Ryan Family Law, P.C.
Ryan Family Law, P.C.

Elgin, Illinois

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Talking to your children about custody

Discussing custody and the changes it brings is difficult to have with children. As a parent, your natural instinct is to protect them from any harm. Though you may prefer to avoid discussing this topic completely in order to prevent upsetting your child, custody will affect their lives just as much as yours. Your honesty and support may be what helps them adjust to their new reality.

Don’t avoid; be proactive.

Children in the middle of custody disputes often feel confused, overwhelmed and angry. They could lay the blame on themselves or try to do something they think would fix things.

Explaining what custody is and how it works may help assure your child that they did nothing wrong and that both parents still love them. Keep things straightforward and easy to understand, and don’t dive too deep beyond what your child can understand.

Before having this talk, it would be smart to agree with your former spouse on how to approach the topic. Presenting a united front can help make things less confusing for your child. When you find the right opportunity to talk to your child, remember to acknowledge their feelings and allow them to ask questions.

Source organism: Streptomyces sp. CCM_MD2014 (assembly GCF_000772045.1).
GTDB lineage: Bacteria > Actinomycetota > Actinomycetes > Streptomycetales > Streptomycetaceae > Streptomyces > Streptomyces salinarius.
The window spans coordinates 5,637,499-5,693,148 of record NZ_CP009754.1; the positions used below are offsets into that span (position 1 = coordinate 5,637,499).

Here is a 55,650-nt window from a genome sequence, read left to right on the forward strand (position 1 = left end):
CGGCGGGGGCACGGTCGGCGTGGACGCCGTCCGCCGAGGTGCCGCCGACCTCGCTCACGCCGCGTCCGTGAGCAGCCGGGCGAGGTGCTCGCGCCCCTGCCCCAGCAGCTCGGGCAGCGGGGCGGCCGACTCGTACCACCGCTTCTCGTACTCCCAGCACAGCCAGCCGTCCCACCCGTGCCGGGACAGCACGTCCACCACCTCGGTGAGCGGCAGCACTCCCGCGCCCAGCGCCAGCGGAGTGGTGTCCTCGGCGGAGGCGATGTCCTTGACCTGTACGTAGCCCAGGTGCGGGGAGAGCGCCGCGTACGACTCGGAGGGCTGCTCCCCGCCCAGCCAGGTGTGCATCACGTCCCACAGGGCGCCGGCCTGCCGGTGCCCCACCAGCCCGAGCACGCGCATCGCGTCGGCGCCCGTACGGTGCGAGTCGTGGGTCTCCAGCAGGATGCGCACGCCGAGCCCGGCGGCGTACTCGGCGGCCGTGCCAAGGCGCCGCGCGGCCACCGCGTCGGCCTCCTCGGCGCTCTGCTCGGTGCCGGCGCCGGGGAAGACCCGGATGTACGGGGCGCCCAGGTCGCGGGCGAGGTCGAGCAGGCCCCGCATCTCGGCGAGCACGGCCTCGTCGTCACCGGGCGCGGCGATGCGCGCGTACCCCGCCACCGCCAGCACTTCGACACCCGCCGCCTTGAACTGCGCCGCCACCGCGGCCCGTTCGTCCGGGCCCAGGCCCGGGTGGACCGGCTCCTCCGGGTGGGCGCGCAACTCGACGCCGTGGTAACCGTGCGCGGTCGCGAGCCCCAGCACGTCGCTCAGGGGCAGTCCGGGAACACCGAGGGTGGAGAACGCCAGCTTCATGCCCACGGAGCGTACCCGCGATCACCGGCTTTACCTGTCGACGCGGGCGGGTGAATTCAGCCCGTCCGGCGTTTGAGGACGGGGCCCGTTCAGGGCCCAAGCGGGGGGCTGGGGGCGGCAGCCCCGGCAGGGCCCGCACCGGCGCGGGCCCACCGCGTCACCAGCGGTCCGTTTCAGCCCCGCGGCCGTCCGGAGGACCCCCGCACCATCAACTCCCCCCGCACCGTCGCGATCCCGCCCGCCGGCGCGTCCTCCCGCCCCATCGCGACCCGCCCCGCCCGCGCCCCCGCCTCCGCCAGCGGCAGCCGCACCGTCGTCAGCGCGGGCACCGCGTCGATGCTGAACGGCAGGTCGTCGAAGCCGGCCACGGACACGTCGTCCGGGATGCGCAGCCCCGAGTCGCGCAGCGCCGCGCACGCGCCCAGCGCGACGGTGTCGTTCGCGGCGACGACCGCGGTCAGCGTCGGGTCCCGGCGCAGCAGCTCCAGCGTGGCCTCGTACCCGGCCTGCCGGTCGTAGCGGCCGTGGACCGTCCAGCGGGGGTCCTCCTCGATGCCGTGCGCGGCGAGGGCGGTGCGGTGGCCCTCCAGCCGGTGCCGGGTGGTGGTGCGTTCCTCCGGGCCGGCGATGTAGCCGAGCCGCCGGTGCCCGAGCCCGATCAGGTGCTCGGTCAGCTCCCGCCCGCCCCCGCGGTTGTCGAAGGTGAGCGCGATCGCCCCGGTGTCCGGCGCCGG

Emphasize what will not change.

Children, just like anyone, are afraid of the unknown. However, stability is essential for children. Now that they will be living between houses, they may be worried about what will happen to them.

Make every effort to reassure your child that you and your ex-spouse will always love and care for them. Inform them that they can count on you to still be there at their games, recitals or other events. Share what specific holidays they can expect you to spend together.

Additionally, it may be beneficial to your child if you and your former spouse agree to maintain similar routines and regulations in both homes.

Put your child’s well-being front and center

Navigating child custody disputes can be a nightmare, but it’s crucial to keep in mind that your child could be struggling, too. Initiating an open conversation may reassure your child that they can trust you. If they have any problems, they know they can come to you for help, which might help them adapt to their new situation more quickly.

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